A foot has no nose
Of the many interactions I had with my mother those many years ago, one stands out with clarity. I remember the occasion when mother sent me to the main road, about twenty yards away from the homestead, to invite a passing group of seasonal work-seekers home for a meal. She instructed me to take a container along and collect dry cow dung for making a fire. I was then to prepare the meal for the group of work-seekers.
The thought of making an open fire outside at midday, cooking in a large three-legged pot in that intense heat, was sufficient to upset even an angel. I did not manage to conceal my feelings from my mother and, after serving the group, she called me to the veranda where she usually sat to attend to her sewing and knitting.
Looking straight into my eyes, she daid “Tsholofelo, why did you sulk when I requested you to prepare a meal for those poor destitute people?” Despite my attempt to deny her allegation, and using the heat of the fire and the sun as an excuse for my alleged behaviour, mother, giving me a firm look, said “”Lonao ga lo na nko” – “A foot has no nose”. It means: you cannot detect what trouble may lie ahead of you.
Had I denied this group of people a meal, it may have happened that, in my travels some time in the future, I found myself at the mercy of those very individuals. As if that was not enough to shame me, mother continued: “Motho ke motho ka motho yo mongwe”. The literal meaning: “A person is a person because of another person”.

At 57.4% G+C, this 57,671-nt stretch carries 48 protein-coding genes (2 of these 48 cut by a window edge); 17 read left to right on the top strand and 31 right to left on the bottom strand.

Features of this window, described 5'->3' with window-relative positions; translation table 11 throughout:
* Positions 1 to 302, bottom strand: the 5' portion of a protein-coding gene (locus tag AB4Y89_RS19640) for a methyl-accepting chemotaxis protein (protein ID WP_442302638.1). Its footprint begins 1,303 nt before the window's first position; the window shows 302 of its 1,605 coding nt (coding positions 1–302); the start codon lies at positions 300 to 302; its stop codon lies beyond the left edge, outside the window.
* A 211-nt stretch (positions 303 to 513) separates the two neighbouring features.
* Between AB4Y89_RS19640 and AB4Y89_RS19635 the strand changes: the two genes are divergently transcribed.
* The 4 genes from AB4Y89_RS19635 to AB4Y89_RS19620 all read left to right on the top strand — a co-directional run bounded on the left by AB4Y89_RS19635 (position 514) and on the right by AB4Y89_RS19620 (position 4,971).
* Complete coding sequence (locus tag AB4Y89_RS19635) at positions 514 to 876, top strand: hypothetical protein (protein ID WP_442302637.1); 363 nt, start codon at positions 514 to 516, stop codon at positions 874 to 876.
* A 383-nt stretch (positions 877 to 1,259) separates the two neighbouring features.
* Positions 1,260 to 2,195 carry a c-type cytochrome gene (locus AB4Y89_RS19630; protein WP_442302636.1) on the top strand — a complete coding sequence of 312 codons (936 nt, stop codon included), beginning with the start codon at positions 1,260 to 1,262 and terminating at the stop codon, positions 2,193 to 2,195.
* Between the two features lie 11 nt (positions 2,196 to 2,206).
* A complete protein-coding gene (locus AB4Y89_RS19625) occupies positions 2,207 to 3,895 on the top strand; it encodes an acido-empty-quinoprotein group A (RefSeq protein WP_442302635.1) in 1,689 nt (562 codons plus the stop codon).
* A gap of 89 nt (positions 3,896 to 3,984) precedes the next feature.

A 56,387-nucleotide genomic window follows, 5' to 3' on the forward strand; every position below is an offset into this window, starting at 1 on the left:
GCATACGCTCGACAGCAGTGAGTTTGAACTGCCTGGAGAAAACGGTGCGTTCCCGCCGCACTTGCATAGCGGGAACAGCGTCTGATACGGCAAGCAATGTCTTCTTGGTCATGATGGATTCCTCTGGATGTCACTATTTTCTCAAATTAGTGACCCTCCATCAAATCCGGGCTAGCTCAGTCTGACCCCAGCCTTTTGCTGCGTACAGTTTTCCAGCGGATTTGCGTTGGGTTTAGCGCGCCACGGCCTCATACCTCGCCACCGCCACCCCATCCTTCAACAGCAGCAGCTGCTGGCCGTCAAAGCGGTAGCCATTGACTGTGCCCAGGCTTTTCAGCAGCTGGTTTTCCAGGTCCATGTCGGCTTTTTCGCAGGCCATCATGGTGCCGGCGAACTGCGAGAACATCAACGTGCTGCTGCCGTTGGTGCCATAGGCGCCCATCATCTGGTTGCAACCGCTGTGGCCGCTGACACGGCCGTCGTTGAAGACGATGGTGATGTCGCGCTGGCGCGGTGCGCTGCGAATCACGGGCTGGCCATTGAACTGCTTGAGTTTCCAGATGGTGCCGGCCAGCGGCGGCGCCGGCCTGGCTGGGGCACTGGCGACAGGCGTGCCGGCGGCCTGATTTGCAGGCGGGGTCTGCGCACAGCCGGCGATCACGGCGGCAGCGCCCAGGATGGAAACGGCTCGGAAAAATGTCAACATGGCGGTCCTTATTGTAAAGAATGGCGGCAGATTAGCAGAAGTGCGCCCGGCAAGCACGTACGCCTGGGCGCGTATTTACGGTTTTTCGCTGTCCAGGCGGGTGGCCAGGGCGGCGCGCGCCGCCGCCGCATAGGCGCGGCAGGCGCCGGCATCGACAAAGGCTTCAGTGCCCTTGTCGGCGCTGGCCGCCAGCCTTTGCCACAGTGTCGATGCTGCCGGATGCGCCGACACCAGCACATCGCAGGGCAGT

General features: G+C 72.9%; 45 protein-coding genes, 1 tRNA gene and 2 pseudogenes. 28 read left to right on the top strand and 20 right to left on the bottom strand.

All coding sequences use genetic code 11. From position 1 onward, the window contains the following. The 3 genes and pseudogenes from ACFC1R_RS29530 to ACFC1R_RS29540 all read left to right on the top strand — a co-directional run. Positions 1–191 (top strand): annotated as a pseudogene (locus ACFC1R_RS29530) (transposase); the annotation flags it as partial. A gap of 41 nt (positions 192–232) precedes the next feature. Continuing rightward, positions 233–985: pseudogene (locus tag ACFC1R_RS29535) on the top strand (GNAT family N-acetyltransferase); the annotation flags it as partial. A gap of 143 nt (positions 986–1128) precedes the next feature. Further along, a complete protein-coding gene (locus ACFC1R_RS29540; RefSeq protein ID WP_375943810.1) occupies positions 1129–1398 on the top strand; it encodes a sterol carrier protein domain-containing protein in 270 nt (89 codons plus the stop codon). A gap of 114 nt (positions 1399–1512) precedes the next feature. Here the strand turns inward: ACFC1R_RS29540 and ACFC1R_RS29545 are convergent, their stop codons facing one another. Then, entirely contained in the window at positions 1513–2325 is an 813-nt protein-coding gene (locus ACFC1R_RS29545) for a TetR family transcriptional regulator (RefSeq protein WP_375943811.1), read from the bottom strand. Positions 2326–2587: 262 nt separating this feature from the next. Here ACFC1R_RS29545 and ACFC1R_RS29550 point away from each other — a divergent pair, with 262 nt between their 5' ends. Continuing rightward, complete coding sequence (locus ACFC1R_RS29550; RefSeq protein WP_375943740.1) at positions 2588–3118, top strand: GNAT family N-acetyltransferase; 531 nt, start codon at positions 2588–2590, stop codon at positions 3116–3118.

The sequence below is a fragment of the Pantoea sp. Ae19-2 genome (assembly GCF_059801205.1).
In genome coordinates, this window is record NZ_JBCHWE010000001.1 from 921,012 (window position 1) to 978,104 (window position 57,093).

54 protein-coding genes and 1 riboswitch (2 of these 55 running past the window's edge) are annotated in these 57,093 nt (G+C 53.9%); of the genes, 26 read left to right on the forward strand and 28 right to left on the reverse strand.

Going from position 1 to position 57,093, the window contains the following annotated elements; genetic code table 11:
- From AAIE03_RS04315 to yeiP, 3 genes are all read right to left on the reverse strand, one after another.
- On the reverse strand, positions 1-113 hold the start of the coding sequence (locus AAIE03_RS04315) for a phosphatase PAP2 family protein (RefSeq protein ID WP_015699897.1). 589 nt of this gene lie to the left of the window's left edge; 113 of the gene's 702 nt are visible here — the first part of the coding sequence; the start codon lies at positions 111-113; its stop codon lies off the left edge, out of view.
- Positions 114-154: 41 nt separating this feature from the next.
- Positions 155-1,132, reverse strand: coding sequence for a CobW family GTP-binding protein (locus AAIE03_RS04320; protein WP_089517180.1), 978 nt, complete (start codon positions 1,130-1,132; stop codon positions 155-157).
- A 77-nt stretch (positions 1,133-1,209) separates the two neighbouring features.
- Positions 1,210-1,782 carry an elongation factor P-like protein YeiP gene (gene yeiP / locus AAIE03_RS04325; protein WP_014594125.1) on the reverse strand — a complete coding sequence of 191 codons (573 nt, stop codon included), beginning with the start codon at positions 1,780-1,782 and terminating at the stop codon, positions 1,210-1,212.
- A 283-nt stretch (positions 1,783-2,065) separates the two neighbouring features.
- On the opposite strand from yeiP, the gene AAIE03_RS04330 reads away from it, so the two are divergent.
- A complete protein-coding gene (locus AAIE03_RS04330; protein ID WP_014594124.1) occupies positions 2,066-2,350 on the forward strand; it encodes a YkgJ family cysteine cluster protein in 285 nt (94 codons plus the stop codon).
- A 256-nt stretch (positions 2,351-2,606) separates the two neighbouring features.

Source: “African Wisdom” by Ellen K. Kuzwayo
When the Soviet Union collapsed in 1991, the communications trade union for which I then worked received several delegations from the emergent nations and we ran courses for them on how market economies operated and how free collective bargaining was conducted. As is my practice when lecturing to foreign audiences, I had my visual aids translated into the vernacular, so I used overhead slides in Russian, although of course I spoke in English and had an interpreter.
I cannot read the cyrillic alphabet and know very little Russian, so I just worked through my slides in order. However, there came a point when I could tell from the statistical data on the latest slide that, for the previous ten minutes, I had been speaking to the wrong slide. British students would have pointed this out in seconds, but none of the Russians had said a word.
I was perplexed and asked why nobody had told me that I had been speaking to the wrong slide. Eventually one brave soul volunteered an answer and the interpreter translated: “In our country, no one challenges the teacher”.
Author: Roger Darlington: Source: www.Rogerdarlington.me.uk